Well, like I said, there is a lot of confusion out there. I wouldn't believe everything you read (especially in marketing). I'm going from the actual standards documents: ISO/IEC 61966-2-4, CEA-861D, HDMI 1.3.

Quote:


If you don't have an xvYCC-capable HDTV yet, it doesn't hurt to record in [xvYCC] for future use. The extra color information will simply be discarded on its way to your TV.

Yes, it will be discarded by the camcorder, or whatever plays the AVCHD output, because they know about xvYCC. The HDMI specification says that the source can't feed xvYCC to the TV, unless the TV declares that it knows about xvYCC.

Quote:


"Compatible with currently used video signals.
Same definition as for inside sRGB color space.
(No change is necessary for conventional contents.)"

Different sense of "compatible". Yes, any conventional RGB content is encoded the same way in xvYCC. And that makes it easy to reduce xvYCC to 601/709. But that's not saying anything about how non-xvYCC-aware devices will respond when fed extra-gamut colours.

Quote:


"The xvYCC standard (IEC 61966-2-4), adopted in January 2006, expands the color gamut by introducing negative color signal values for these video signals. This standard encompasses xvYCC709, which is upwardly compatible with the B7.709 standard, and xvYCC601, which is upwardly compatible with BT.601."

That statement's a bit too strong, if by "upwardly compatible" they're trying to suggest that they can fling xvYCC data to non-xvYCC devices. But then, it is a marketing-type document. Even if you could argue that devices wouldn't respond too badly (and that is probably the case for most), and maybe you might do that with xvYCC in some other applications, the HDMI 1.3 spec has explicitly ruled out that behaviour. No passing of xvYCC data to non-xvYCC displays.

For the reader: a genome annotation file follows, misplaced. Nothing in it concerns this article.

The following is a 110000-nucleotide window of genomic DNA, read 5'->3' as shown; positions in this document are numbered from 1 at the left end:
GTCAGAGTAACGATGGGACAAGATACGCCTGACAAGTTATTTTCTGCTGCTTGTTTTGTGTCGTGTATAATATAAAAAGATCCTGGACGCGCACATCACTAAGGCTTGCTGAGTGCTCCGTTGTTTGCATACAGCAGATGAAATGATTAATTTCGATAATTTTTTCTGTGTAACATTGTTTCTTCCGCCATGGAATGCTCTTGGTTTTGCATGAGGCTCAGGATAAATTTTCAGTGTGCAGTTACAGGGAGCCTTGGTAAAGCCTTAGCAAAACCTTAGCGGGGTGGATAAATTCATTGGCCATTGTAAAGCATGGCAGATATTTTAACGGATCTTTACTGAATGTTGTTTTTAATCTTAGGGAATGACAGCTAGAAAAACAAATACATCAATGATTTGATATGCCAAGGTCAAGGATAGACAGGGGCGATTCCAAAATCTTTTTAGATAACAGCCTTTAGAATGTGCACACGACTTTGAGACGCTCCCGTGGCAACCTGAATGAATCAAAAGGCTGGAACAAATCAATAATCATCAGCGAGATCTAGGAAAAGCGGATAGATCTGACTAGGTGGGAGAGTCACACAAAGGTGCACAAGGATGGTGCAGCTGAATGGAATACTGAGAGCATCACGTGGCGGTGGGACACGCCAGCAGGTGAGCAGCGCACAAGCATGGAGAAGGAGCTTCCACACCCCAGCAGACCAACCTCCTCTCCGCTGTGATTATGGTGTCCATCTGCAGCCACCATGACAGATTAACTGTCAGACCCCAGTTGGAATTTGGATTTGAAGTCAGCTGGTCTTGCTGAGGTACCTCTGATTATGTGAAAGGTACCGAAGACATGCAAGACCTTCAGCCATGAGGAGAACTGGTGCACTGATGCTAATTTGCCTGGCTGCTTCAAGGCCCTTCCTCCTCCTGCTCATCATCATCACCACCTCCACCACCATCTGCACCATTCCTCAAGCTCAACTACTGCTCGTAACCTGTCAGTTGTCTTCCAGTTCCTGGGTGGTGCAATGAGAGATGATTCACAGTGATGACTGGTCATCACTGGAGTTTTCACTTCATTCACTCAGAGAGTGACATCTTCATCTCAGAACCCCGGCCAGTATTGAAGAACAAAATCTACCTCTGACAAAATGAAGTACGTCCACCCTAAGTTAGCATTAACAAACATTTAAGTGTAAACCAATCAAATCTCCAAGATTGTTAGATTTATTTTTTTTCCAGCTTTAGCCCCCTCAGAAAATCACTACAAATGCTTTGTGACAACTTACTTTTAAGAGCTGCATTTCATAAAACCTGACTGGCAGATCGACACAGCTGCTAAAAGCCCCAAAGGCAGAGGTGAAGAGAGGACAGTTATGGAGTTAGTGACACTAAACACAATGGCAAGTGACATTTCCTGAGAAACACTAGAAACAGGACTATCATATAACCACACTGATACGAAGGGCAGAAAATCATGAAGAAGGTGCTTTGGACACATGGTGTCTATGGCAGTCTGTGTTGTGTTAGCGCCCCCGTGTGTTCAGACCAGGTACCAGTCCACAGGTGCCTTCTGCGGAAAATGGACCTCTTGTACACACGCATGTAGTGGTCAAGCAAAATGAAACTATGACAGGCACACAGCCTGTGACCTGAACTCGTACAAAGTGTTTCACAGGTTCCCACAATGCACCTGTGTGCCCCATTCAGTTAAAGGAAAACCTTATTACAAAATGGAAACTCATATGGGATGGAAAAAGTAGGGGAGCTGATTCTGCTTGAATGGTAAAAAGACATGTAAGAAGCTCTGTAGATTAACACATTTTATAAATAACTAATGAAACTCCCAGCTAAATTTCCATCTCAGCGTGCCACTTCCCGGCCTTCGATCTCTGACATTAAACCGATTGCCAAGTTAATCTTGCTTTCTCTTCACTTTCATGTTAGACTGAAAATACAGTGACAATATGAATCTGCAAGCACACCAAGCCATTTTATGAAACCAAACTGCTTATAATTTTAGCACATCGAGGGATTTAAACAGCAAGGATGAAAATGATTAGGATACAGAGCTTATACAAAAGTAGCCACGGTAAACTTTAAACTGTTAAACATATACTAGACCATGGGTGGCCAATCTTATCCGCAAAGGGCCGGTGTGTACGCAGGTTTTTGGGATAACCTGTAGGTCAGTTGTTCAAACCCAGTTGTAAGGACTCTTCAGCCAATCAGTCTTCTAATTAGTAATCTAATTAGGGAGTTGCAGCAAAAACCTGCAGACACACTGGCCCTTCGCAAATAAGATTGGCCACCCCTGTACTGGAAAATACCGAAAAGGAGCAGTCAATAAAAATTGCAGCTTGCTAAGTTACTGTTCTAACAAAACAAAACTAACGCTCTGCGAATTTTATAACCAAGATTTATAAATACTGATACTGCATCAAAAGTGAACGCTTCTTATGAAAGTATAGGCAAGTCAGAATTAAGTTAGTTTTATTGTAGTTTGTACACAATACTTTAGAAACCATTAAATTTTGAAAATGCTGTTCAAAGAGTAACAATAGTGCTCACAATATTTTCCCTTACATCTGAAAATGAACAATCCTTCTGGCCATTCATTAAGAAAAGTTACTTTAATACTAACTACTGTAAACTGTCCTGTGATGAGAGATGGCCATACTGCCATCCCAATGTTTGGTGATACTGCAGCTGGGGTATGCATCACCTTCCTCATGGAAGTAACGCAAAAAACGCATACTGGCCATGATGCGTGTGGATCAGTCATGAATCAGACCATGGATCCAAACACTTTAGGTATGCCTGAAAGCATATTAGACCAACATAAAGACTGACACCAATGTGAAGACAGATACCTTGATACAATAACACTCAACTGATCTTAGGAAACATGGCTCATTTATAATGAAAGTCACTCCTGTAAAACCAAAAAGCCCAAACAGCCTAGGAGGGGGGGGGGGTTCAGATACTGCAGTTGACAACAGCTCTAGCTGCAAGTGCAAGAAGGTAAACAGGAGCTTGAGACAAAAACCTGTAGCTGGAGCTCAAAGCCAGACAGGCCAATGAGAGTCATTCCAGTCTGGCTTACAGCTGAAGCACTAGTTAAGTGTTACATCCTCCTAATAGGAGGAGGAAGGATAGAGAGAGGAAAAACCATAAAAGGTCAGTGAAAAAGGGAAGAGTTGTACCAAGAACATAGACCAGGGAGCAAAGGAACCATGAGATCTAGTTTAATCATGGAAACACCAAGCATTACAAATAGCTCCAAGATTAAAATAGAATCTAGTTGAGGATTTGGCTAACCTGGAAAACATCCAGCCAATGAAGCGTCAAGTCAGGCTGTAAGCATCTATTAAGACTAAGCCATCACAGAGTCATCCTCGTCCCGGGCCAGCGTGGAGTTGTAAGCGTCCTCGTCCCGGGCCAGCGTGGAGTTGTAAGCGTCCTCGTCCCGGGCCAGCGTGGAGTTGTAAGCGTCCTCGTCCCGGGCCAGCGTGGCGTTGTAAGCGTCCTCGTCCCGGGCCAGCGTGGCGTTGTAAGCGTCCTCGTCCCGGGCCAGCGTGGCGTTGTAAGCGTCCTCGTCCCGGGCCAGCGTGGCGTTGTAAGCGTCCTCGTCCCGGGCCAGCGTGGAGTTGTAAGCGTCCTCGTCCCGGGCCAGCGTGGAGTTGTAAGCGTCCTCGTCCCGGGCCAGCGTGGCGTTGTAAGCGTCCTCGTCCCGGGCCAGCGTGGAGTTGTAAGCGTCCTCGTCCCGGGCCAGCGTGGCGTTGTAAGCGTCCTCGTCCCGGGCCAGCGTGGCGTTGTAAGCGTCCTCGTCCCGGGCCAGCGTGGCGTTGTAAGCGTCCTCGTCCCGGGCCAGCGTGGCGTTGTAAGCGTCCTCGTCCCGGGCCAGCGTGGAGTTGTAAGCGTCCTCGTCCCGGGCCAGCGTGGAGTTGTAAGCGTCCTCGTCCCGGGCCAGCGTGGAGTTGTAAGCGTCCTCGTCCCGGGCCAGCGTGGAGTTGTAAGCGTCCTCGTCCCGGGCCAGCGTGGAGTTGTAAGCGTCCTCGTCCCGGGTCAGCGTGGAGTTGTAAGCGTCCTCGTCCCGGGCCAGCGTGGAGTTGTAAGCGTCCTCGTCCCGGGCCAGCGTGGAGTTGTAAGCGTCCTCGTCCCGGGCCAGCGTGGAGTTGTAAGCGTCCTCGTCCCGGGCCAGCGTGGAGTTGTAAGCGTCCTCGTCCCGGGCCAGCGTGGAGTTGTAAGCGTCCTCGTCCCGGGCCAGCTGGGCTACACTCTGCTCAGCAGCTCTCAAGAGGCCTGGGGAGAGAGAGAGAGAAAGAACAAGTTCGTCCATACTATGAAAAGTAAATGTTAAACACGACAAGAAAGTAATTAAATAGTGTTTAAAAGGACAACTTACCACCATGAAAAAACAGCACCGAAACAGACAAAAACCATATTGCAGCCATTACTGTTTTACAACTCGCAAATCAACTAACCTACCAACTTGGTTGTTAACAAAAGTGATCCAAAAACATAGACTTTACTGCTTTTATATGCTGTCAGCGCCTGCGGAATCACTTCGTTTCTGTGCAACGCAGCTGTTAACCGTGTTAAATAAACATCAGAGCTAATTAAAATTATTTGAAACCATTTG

Quote:


A non-xvYCC display makes perfect sense of the xvYCC data because the negative values used to display extended gamut colors are not used or processed by displays that are either not in xvYCC mode or are not xvYCC compatible.

This isn't an issue, because an HDMI source is not permitted to send xvYCC data to a non-xvYCC display. The source is required to reduce it to standard 601/709.

That's because there's no way for a display to not "use or process" the negative values. They would receive pixels with those values, they would process them and as there's been no prior agreement on what they mean, you don't know how they would process them. A display can't just "skip" pixels with negative RGB values - they'll do something.

Quote:


And beyond that, it would make absolutely NO sense to introduce xvYCC as not compatible with previous generations of products because it would be that much more difficult to ever begin using it more widely in the future.

Well, that problem does exist. If xvYCC was as compatible as you thought, then:
  1. you wouldn't have needed support for it in HDMI 1.3 - they'd have just flung it across, without any changes to the spec. But no, they changed the spec, required xvYCC to be properly flagged, and prevented sources from sending it without prior agreement;
  2. we'd see Blu-rays with it already - there'd be no reason not to just put xvYCC data on the disc. But they're not. If for no other reason than doing so would cause existing players to violate the HDMI spec (see point 1).

Now, certainly we can violate the specifications, produce Blu-rays and DVDs with unflagged xvYCC data, and fire them at non-xvYCC displays using non-xvYCC players to see what they do. I was intending to do that, as the results would be interesting. I suspect most will cope reasonably well.